A few months ago, in a post titled "Nokia N800 Internet Tablet, Just Add Skype and We’re Set", I wrote about my experience with the N800 and how I found it quite suitable for "casual computing" where I do not need the full functionality of a PC but need something for casual web browsing, reviewing weblogs and even some communication.
Ken Camp has gone to the "geek extreme" and loaded a wide range of programs onto his N800 (including a weblog editor); the installation process for any of these is not what I would call "Install Shield"-friendly. Ken has successfully taken it along with a Nokia N95 on his frequent camping trips to keep connected.
I would love to have the time and resources to take an extended road trip and document the whole thing with my N95, N800 and Nikon D50. Since work keeps me plenty busy, that will simply be the trips that come. We’re headed back to Cannon Beach for another round in four weeks. That will include serious time at the tidepools and some horseback riding on the beach. Then in late September we’re off on an eight day cruise to Alaska. I won’t take a laptop along for that trip either.
Casual computing isn’t just about work. It’s more than doing your email when you’re on a day off. Casual computing is about the hyper-connected lifestyle, maintaining relationships, and sharing life events.
Yesterday Kevin Tofel at jkOnTheRun reported sighting a N800 running Skype in the Nokia booth at the Digiital Experience show in NYC. Seems like it will be available for download later in July.
The big news there wasn’t a new device, it was a service, and that service is Skype! It’s been a long time coming, but Skype support for the Nokia N800 is right around the corner. I got a chance to see it, but it won’t be available as a download until some time in July. The Nokia N800 already supports Gizmo for VoIP, but the addition of Skype adds more choice to make a good mobile device an even better one.
Kevin also noted the absence of video on Skype for the N800. Given the lackluster quality of the N800’s video when using its GTalk, its video quality may simply not meet Skype standards for video performance.
Ken has also determined that Skype is not relevant to him — and rightfully so. He is looking for enterprise solutions but Skype is not targeting larger enterprises. Initially Skype was targeted to the consumer market. As a result of finding that 30% of their users were using Skype for their business activities (as confirmed by many whom I have encountered using Skype in their business), Skype is currently developing services and programs for the small business market. However, it now appears that Ken’s admiration for the N800 is causing him to rethink this decision. Just can’t miss the excitement!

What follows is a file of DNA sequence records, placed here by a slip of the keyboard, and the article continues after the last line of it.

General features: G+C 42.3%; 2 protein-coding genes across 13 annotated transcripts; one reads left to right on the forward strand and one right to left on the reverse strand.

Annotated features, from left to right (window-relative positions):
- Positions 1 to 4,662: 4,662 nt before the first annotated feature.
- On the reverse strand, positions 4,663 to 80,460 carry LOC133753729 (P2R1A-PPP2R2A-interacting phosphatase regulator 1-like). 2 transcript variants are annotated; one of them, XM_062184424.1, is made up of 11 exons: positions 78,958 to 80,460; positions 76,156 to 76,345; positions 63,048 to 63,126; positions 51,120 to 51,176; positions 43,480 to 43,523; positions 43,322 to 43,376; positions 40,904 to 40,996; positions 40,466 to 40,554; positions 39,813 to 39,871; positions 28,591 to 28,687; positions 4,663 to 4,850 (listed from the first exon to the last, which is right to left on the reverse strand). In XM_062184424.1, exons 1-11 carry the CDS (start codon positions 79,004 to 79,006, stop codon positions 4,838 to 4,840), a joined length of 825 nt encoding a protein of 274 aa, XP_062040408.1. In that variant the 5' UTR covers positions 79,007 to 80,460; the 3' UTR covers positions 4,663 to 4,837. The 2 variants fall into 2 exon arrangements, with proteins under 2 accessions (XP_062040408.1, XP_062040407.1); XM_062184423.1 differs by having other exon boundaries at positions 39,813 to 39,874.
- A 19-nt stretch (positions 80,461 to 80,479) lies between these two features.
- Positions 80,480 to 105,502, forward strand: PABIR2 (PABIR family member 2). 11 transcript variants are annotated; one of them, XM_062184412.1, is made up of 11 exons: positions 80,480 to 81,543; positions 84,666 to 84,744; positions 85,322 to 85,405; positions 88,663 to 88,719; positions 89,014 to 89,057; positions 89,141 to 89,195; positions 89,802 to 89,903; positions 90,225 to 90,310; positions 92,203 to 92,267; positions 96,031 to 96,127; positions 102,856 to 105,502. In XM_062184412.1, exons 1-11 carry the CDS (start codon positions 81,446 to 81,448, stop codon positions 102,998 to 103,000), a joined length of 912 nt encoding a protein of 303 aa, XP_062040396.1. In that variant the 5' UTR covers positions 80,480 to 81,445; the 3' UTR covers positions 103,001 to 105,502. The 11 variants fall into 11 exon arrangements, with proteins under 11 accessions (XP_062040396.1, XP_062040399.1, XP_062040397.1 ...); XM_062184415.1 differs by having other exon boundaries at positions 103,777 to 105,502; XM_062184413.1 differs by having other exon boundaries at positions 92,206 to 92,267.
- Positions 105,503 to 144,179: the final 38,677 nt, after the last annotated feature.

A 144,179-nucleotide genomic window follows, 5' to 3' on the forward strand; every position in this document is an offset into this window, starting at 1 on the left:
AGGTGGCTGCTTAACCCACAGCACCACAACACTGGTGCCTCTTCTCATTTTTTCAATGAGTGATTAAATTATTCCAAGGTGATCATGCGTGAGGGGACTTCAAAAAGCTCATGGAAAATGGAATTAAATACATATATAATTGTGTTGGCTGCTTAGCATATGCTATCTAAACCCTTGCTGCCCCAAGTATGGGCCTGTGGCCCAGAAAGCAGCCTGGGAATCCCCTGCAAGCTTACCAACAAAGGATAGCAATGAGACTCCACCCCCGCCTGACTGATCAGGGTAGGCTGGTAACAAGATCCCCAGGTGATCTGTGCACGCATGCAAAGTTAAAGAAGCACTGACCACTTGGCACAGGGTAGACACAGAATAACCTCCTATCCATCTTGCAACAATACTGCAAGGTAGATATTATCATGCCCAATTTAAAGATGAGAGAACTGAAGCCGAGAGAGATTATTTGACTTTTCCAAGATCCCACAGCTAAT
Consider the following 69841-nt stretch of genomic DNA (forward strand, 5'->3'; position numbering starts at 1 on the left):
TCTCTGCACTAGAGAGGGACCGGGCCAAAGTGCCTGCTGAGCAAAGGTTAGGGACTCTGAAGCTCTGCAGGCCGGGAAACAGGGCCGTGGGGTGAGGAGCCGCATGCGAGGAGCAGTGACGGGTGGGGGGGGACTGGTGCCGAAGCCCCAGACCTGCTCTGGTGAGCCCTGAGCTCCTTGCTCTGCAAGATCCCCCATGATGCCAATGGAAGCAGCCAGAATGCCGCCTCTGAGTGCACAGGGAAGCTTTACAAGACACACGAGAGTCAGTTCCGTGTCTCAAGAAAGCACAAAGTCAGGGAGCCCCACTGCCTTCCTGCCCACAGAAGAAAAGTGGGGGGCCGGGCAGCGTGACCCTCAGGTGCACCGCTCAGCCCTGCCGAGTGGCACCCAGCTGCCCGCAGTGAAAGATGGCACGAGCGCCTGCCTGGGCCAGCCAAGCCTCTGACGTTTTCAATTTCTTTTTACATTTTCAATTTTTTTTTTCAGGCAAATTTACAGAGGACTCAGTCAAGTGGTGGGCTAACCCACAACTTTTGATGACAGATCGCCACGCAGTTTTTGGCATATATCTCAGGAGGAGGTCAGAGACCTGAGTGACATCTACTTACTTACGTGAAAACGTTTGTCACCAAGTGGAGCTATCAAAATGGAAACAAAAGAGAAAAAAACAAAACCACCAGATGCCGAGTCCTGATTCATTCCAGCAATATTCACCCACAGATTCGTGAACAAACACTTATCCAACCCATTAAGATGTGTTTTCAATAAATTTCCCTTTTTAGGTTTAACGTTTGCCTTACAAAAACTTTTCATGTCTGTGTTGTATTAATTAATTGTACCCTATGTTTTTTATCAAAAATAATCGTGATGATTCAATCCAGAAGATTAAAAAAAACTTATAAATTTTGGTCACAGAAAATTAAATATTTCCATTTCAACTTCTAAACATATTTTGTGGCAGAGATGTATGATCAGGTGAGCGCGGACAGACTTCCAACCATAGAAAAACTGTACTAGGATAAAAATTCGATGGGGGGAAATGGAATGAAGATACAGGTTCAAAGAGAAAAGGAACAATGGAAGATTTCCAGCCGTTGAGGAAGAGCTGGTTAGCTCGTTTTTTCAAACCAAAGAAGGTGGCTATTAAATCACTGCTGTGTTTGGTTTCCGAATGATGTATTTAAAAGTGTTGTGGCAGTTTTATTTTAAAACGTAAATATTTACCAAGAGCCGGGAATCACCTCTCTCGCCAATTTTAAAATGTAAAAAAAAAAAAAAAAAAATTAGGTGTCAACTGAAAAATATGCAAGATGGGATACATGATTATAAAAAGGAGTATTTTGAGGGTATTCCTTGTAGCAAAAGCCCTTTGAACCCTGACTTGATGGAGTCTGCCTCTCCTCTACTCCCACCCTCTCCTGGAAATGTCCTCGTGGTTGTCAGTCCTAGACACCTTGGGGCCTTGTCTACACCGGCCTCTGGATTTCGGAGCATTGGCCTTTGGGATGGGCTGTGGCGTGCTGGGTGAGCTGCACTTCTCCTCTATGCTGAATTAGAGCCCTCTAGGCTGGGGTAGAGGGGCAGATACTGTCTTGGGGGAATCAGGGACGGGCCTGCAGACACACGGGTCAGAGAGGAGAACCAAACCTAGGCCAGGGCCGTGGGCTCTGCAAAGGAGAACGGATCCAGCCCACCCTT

I would argue his statement "Skype on a PC doesn’t add value for me today". In my case Skype has become my primary real time conversation tool, whether voice, IM, file transfer, video. All my day-to-day frequent contacts are on Skype … as well as over 100 others. And, when I go to Ken’s weblog on Firefox or Internet Explorer, I find his mobile and Grand Central numbers are Skype-activated. Click-to-Call via Skype. I don’t dial phone numbers. No callbacks, no "minute stealing" involved. Two clicks — one to trigger the call, followed by a courtesy one to confirm that you may be charged for using SkypeOut. And now I access my Skype contacts from my Blackberry. I had an excellent quality Blackberry-to-Blackberry call using IM+ for Skype Software this morning. I’m looking forward to the return of Ken’s SkypeMe button.
Welcome back to the world of Skype, Ken. To paraphrase a certain sporting equipment company: "Just use it!".
And I’m looking forward to reviewing Skype on the N800 when it becomes available next month. (Hat tip to Andy for pointing to Kevin’s post.)
Tags: Nokia N800 Internet Tablet, Nokia N800, N800, Skype, Ken Camp, Kevin Tofel, Digital Experience, casual computing, IM+ for Skype Software, Blackberry
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